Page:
Home / Industry / Human Resource /  An open letter to all recruiters: This is your moment in the sun
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There is a great resignation wave. IT companies are most vocal about it but one also sees it in retail, hospitality, health care and telecom... it’s a pan industry phenomenon. Intent-to-hire metrics are at a high, indicating not just growth but also replenishment. As people leave and business booms, the pressure to recruit increases manifold.

Recruiters in most organisations are under the pump. Apart from the pressure to hire, there are so many cases where candidates bring negotiations to the very last stage before sending their ‘offer regrets’. It’s demotivating, to say the least. Add to this the high demand for recruiters themselves in the job market. For many, it is a Hobson’s choice: Do you stay in the organization and get walked all over, or walk out, join another organization and be part of the same cycle of pressure, demotivation and departure?

It is in this context that I write my letter to recruiters as they step into a new year, and face every-growing challenges.

Give your team the bandwidth to research and analyse, investing in dedicated resources or a cell of data scientists for recruitment.
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Give your team the bandwidth to research and analyse, investing in dedicated resources or a cell of data scientists for recruitment. (Photo: iStock)

The first thing I want you to remember is to wear your badge as a recruiter with pride. This is your moment in the sun. In normal times, not many organizations realize the importance of the recruitment function, but today, you are in demand both inside and outside the organization.

There is always a flip side, of course. And in this case, being in demand also means you are the front-line target for fire, the infantry in this war for talent, but this is a challenge to step up to with pride.

Talk of HR (human resources) service delivery, and the first thing that comes to mind is recruitment. You have clear, measurable, outcome-based targets. Meet them and you are queen, fail and you take it on the chin. Learning, engagement and organizational development are all important, but if you don’t meet the hygiene metrics of recruitment, HR is history. But don’t fret, think of it as the air-cover you provide to other HR functions.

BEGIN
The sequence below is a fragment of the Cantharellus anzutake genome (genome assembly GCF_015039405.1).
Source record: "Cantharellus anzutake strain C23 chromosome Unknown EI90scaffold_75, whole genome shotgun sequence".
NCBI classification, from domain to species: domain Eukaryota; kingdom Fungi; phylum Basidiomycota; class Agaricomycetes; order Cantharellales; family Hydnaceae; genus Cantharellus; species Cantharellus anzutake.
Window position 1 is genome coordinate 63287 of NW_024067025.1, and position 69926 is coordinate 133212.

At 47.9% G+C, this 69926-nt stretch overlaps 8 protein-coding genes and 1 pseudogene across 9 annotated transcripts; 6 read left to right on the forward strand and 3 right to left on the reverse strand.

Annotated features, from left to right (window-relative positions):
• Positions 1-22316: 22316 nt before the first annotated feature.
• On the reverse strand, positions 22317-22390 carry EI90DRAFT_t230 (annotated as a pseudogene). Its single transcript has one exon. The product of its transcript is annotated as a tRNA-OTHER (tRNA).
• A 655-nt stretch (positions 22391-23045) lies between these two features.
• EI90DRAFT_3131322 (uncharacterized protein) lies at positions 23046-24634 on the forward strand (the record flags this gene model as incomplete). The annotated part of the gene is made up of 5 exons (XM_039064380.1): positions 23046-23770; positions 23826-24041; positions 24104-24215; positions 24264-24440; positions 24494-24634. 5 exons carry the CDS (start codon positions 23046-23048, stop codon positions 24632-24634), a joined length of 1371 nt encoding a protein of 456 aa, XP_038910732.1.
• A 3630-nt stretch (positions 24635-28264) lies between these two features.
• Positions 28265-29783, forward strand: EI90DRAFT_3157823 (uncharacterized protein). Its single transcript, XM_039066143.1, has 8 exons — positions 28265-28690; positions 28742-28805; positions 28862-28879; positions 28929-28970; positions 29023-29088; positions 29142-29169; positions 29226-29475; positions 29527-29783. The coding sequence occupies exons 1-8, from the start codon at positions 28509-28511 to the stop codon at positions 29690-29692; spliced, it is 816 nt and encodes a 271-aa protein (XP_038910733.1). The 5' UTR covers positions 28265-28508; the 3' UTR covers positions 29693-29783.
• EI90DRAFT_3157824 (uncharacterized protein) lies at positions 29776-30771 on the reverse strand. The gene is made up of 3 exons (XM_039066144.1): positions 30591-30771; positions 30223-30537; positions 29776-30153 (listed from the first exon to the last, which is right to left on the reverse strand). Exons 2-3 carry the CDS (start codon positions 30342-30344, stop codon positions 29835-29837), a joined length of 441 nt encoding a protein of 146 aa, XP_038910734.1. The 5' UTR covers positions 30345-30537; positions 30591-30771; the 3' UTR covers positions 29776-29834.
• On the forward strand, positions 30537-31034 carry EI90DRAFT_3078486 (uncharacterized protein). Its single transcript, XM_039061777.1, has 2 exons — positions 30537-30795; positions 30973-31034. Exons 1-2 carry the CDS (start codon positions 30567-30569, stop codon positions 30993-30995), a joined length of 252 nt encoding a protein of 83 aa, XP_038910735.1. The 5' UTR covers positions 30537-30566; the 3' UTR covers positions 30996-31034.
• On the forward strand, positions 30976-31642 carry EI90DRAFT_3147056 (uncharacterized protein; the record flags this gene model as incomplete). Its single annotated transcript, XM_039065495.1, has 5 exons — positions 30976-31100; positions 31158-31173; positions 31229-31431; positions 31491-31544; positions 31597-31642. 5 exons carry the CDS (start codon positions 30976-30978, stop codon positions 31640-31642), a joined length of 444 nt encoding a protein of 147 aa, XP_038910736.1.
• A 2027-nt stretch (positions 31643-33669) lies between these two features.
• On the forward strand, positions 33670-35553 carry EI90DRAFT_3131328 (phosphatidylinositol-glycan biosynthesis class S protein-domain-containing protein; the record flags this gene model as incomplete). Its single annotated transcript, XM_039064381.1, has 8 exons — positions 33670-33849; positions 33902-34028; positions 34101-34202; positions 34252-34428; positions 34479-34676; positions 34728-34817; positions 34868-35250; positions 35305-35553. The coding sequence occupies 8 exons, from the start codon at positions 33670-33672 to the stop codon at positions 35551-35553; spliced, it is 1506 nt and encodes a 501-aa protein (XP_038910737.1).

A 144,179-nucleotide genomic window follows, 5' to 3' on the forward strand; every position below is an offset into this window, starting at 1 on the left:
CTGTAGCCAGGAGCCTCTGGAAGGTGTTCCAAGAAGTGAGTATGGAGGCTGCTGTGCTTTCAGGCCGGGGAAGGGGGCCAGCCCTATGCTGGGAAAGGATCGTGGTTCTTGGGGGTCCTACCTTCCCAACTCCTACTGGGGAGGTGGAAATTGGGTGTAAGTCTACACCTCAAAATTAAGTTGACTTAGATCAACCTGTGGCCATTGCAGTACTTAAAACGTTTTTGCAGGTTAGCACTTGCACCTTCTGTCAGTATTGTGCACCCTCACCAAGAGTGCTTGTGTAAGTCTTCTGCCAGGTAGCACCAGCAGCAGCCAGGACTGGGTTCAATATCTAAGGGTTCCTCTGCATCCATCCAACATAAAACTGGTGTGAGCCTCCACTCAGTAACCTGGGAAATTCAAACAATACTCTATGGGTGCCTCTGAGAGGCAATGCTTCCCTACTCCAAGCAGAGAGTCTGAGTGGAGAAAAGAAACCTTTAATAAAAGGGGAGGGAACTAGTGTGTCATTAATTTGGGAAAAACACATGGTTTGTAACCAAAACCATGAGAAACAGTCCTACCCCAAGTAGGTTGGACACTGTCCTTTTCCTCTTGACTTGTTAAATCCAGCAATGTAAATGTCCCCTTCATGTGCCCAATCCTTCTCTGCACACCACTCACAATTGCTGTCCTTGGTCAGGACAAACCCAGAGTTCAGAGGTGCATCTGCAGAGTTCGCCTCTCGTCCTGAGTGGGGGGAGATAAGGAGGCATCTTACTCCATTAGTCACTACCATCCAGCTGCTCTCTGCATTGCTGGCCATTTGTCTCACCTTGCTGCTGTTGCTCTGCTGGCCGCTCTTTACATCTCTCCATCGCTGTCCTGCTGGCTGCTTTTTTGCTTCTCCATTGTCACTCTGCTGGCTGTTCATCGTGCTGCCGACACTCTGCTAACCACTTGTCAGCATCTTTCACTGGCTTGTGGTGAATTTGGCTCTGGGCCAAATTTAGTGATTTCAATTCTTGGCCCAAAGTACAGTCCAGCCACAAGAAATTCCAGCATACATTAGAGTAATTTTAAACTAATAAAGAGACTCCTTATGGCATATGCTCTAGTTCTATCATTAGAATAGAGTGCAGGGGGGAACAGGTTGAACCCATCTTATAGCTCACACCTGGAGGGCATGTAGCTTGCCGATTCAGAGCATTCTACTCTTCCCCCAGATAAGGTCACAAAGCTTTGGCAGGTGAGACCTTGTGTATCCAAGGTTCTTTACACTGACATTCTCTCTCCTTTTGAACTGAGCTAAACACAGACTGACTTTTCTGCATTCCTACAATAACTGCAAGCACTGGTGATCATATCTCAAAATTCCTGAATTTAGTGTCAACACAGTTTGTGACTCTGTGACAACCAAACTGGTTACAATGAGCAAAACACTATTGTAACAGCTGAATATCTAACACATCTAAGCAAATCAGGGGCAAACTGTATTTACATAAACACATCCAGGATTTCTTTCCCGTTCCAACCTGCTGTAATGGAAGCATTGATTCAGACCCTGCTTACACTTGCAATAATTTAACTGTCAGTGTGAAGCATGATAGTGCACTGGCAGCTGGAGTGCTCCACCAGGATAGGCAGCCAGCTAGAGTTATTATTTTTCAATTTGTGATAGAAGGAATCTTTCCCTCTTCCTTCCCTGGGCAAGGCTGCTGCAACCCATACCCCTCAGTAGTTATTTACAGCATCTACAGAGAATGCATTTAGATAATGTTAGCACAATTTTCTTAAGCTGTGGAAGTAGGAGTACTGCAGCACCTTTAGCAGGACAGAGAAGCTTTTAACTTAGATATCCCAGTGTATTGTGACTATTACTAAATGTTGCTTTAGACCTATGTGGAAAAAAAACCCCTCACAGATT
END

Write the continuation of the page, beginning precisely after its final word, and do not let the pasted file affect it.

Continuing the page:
Track everything

Measure, Measure, Measure. If you want increased salary bands for offers, if you want to pitch your campus salaries higher so that there are better placements on campuses, if you want greater resources for recruitment… whatever you want, you have to measure and analyse data and keep refining the measures themselves. Without data, you can’t make your case.

Let’s take what I call the infant mortality metric, when hires quit soon after joining. This is an indication that the selection went wrong somewhere, either at the stage of gauging candidate expectations or competence. Better measures will help you avoid this problem next time. It’s the same advice I’d give when it comes to time to hire, bring on board, hiring via talent pools or channels, any function really. The message is collect, study, analyse, hypothesise, validate, conclude and act based on data.

Give your team the bandwidth to research and analyse, investing in dedicated resources or a cell of data scientists for recruitment. Have data at your fingertips. It’s suicidal to go to business leaders with proposals based only on anecdotes.